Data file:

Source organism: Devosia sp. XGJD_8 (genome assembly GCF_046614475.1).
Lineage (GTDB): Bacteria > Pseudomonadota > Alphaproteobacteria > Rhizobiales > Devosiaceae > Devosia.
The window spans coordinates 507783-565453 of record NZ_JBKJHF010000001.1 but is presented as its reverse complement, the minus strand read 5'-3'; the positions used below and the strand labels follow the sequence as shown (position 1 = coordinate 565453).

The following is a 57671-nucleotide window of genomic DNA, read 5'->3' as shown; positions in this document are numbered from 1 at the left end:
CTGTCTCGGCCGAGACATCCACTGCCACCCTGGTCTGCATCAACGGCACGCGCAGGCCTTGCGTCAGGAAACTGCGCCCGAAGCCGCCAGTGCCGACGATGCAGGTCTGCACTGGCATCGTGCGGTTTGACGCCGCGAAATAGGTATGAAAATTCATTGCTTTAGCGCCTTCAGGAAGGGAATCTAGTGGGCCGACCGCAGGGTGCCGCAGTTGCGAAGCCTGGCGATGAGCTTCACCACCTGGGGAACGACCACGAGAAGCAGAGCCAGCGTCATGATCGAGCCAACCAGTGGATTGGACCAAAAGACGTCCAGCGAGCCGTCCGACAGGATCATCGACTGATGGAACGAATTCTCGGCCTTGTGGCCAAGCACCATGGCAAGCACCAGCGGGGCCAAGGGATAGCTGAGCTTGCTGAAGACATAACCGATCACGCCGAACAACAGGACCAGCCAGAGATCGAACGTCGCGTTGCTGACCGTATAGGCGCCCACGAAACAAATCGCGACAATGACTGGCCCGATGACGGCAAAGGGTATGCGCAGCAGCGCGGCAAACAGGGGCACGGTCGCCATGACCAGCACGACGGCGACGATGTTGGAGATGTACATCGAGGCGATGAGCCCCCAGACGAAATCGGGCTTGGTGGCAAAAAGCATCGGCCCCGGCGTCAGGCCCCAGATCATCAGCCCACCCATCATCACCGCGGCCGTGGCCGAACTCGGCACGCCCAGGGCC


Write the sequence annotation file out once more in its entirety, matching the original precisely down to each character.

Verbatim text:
Source organism: Devosia sp. XGJD_8 (genome assembly GCF_046614475.1).
Lineage (GTDB): Bacteria > Pseudomonadota > Alphaproteobacteria > Rhizobiales > Devosiaceae > Devosia.
The window spans coordinates 507783-565453 of record NZ_JBKJHF010000001.1 but is presented as its reverse complement, the minus strand read 5'-3'; the positions used below and the strand labels follow the sequence as shown (position 1 = coordinate 565453).

The following is a 57671-nucleotide window of genomic DNA, read 5'->3' as shown; positions in this document are numbered from 1 at the left end:
CTGTCTCGGCCGAGACATCCACTGCCACCCTGGTCTGCATCAACGGCACGCGCAGGCCTTGCGTCAGGAAACTGCGCCCGAAGCCGCCAGTGCCGACGATGCAGGTCTGCACTGGCATCGTGCGGTTTGACGCCGCGAAATAGGTATGAAAATTCATTGCTTTAGCGCCTTCAGGAAGGGAATCTAGTGGGCCGACCGCAGGGTGCCGCAGTTGCGAAGCCTGGCGATGAGCTTCACCACCTGGGGAACGACCACGAGAAGCAGAGCCAGCGTCATGATCGAGCCAACCAGTGGATTGGACCAAAAGACGTCCAGCGAGCCGTCCGACAGGATCATCGACTGATGGAACGAATTCTCGGCCTTGTGGCCAAGCACCATGGCAAGCACCAGCGGGGCCAAGGGATAGCTGAGCTTGCTGAAGACATAACCGATCACGCCGAACAACAGGACCAGCCAGAGATCGAACGTCGCGTTGCTGACCGTATAGGCGCCCACGAAACAAATCGCGACAATGACTGGCCCGATGACGGCAAAGGGTATGCGCAGCAGCGCGGCAAACAGGGGCACGGTCGCCATGACCAGCACGACGGCGACGATGTTGGAGATGTACATCGAGGCGATGAGCCCCCAGACGAAATCGGGCTTGGTGGCAAAAAGCATCGGCCCCGGCGTCAGGCCCCAGATCATCAGCCCACCCATCATCACCGCGGCCGTGGCCGAACTCGGCACGCCCAGGGCC